Wednesday, November 11, 2020

Matthew 25:14-30

This passage occurs in the RCL "Pentecost"/"Ordinary"/"Proper" Season, Year A, most recently November 2020.
Alas, another Matthew Parable that seems to preach the Law and not the Gospel.  As a person and as a congregational leader, this passage troubles me.  Yet there is a bit of Gospel is we pay close attention here.  The master gives talents to his slaves.  Talents are huge sums of money.  What kind of person gives someone 1 or even 2 or even 5 to 10 million dollars??  What kind of person gives slaves this kind of money?  Sure, this parable may serve as warning not to hide our gifts.  Law, law and more law.  But the good news is this:  God gives us his assets in a way that in unimaginable in the real world of money.  (You might also say that God blesses his slaves' investments in a way unimaginable in this real world of money...)

Lastly, I wonder if the real question is:  What do we view as our talents?  Our gifts and skills?  More and more I am coming to the conclusion that the people in our lives are the talents we have been given and how we treated them will be our judgement. 

Key words:

ταλαντον ("talent", a measure of gold weight worth roughly a million dollars or 20 years worth of a standard persons wages, 25:15).  While this parable may produce guilt and anxiety in us that we don't do enough, it is worth remembering that anyone who gives away 5 talents to his slaves (not friends, slaves) doesn't value money they way the rest of us do.  5 talents would be 5-10 million dollars; 100 years worth of human labor entrusted!

I think a sermon nugget here is realizing how much is entrusted to even the person with one talent.  Sometimes we compare ourselves to others and then convince ourselves that either we a) don't have responsibility to make an impact in the world or b) we have no capacity to do good.  We hide our talent.  Even when we are not given the "most" we still have more than we need and can work in the Kingdom with our gifts.

τα υπαρχοντα ("possessions", 25:16)  see below for a grammatical explanation of this word.  This word does mean possessions, but it comes from the verb for "to be" an does not simply mean goods, but really the entirety of one's resources and means.  For instance, in Genesis 12:5, Abraham and his family take τα υπαρχοντα of theirs when they are moving countries.  Second Peter 1:8 actually describes personality traits as υπαρχοντα.  This word is probably better translated as "assets."

εκερδησεν ("gain" from κερδαινω, 25:16)  Worth remembering that Paul said that all of his achievements were "dung" in order that he might gain Christ.  Also worth noting is that Jesus, in all three synoptics, warns of "gaining" the world (same word) but losing the soul.  Jesus is not simply teaching financial advice, but conveying a deeper meaning about the Kingdom of God.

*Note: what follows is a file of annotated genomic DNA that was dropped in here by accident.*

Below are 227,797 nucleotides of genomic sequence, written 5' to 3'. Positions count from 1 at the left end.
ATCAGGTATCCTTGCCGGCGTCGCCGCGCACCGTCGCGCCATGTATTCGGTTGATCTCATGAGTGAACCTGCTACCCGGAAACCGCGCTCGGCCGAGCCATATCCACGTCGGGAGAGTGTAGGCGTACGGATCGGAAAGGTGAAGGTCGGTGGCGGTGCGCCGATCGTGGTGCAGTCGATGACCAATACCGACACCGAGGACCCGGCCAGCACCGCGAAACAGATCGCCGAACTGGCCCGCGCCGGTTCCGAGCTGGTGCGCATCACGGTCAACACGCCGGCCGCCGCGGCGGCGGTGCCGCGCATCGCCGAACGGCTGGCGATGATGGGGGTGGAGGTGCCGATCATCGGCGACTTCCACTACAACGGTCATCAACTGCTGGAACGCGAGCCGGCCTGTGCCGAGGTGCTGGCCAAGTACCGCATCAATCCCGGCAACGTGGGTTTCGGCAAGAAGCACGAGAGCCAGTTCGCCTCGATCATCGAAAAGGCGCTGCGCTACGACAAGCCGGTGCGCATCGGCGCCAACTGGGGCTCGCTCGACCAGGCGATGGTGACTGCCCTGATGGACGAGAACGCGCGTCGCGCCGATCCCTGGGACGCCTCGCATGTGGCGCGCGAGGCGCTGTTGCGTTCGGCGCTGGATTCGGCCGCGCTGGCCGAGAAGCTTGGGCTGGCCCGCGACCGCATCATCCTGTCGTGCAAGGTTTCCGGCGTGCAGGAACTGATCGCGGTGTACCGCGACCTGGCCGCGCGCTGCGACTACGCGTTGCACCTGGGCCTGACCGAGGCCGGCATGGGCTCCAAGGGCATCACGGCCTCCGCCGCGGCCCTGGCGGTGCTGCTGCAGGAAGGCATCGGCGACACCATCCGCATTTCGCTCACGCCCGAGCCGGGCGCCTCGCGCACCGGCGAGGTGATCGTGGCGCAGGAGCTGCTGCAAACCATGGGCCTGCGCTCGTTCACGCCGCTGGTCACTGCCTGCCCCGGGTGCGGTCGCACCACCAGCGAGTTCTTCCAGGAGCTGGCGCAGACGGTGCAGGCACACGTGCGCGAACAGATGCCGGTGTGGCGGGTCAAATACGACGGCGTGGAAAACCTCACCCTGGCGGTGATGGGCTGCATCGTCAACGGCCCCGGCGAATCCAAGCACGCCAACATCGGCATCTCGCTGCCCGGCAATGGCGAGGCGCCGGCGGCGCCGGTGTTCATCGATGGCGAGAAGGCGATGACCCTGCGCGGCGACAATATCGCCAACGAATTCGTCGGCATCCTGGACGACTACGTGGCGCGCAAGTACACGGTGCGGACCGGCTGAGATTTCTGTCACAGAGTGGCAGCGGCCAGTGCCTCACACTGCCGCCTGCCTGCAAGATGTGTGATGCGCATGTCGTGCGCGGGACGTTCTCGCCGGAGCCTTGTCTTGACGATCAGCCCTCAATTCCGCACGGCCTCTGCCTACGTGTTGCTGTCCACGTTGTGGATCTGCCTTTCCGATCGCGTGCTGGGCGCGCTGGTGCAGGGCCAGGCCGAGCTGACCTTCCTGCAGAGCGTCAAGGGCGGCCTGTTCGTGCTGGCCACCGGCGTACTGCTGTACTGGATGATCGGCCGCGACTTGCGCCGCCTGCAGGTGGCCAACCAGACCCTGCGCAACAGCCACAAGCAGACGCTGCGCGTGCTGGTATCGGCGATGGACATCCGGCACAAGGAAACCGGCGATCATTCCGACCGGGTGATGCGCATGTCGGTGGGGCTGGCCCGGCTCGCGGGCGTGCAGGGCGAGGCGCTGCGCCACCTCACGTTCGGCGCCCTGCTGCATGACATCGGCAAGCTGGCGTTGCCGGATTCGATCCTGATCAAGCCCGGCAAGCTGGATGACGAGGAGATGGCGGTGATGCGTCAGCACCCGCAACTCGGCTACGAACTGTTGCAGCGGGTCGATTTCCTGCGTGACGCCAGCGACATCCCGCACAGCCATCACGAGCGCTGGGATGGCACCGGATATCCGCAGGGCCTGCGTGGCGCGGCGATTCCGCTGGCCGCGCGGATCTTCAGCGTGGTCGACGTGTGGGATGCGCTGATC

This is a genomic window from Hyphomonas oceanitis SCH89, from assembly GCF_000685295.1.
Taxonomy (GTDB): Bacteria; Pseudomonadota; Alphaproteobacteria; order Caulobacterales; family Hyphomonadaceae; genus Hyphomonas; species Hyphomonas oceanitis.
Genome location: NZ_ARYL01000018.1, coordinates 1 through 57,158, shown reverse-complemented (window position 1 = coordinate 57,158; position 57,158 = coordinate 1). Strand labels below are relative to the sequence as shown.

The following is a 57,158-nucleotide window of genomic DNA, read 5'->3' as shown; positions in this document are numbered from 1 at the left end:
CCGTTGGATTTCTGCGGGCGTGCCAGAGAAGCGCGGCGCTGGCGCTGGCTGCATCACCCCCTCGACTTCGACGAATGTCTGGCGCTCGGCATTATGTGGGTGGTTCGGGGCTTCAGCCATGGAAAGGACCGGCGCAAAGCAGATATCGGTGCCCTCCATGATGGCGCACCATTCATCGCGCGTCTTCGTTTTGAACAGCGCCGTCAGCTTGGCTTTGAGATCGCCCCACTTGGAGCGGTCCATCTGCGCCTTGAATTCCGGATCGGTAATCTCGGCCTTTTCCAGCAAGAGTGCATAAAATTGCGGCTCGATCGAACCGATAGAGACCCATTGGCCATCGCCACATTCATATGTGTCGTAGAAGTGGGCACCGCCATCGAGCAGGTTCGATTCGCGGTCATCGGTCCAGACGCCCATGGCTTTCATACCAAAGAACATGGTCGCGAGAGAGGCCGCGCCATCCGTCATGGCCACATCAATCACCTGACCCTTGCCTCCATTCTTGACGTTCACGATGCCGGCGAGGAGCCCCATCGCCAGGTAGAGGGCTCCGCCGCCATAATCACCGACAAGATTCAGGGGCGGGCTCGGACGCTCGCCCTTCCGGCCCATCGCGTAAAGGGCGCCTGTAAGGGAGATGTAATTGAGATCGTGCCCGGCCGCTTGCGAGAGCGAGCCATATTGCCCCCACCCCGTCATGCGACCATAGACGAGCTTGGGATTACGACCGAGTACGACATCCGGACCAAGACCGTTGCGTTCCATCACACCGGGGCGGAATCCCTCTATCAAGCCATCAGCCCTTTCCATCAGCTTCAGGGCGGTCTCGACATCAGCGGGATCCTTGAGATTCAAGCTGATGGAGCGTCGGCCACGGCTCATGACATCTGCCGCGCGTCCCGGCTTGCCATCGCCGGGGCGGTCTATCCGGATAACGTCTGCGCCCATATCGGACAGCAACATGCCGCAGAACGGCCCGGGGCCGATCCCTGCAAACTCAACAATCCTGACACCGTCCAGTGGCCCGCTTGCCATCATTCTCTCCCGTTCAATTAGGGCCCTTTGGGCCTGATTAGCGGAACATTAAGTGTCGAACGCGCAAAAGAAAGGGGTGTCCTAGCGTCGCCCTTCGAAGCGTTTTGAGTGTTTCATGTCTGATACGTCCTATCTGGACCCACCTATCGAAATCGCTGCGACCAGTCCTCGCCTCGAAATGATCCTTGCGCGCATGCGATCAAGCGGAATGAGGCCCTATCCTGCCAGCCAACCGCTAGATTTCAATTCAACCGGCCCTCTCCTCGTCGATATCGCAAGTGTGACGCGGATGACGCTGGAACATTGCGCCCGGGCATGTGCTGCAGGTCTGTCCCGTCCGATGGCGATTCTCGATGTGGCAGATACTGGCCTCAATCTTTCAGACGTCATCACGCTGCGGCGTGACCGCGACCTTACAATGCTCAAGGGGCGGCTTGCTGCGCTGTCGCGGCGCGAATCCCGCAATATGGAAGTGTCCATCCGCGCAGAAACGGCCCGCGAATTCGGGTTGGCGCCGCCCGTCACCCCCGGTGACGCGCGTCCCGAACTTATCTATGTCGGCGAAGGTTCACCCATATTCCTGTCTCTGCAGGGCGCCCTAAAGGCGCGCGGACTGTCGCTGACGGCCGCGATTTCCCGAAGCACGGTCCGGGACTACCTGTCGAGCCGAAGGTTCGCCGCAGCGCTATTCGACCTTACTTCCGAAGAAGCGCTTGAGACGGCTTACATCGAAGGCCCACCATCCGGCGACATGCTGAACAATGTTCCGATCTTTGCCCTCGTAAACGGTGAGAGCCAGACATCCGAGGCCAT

εκρυψεν ("hide", κρυπτω, 25:18)  The word here literally means "encrypt."  The sin here is not having enough gifts, but hiding that which we have.  I wonder too if it is worth playing with this word "hide" and how people hide their gifts.

Grammar Review:  I thought substantive participles were easy!
Generally, one of the easiest participles to translate are a group called "substantive."  Basically, the form is 'the word the'+'participle' and it is translated the 'one(s)/thing(s) that do this verb'.  So in verse 14, you have τα υπαρχοντα.  The second word is a verb meaning "to be" so this substantive participle is translated, "the things that are."  In this case, this is an idiom which means something akin to "possessions" or "assets" but at its core, it is a participle made into a 'substance' by the word 'the'.

However, Greek can get pretty fancy with the substantive participle.  They can stick words in between the 'the' and the partciple.  For example, in 25:18
ο δε το εν λαβων means "But the one having one (talent)."  First, it is tricky because you have to figure out that the words το εν refer to "the one talent" but it is especially tricky because you have to realize that ο goes with λαβων and becomes "the one who has."  Lastly, you have to unpack the middle and put it on the end to translate it because in English you cannot have, outside of poetry, "the one one talent having." 

The nice thing about such participles is that they allow Greek to build some monster phrases, which ultimately are not that hard to translate.  You just have to identify the participle pieces (in this case the 'the' and the participle), translate them and then go after the middle.

Wednesday, November 4, 2020

Matthew 25:1-13

This passage occurs during year A in the Revised Common Lectionary season, most recently November 8, 2020.

Summary:  This is a tough passage to preach on!  I am still wrestling with this passage so I offer you some Greek insights that hopefully allow you to build a message!

I would offer, not so much a great point, but a basic exegetical point.  Matthew 25 has three parables.  Each point toward the reality of judgment.  But each successive parable gives us a sense of what is important.  Focus on Christ (1st parable); by using the gifts you have (2nd parable); for the sake of the least (3rd parable).  They need each other in many ways.

Note:  Because this parable involves a group of women (a bit unusual), the endings on words might be a bit unfamiliar!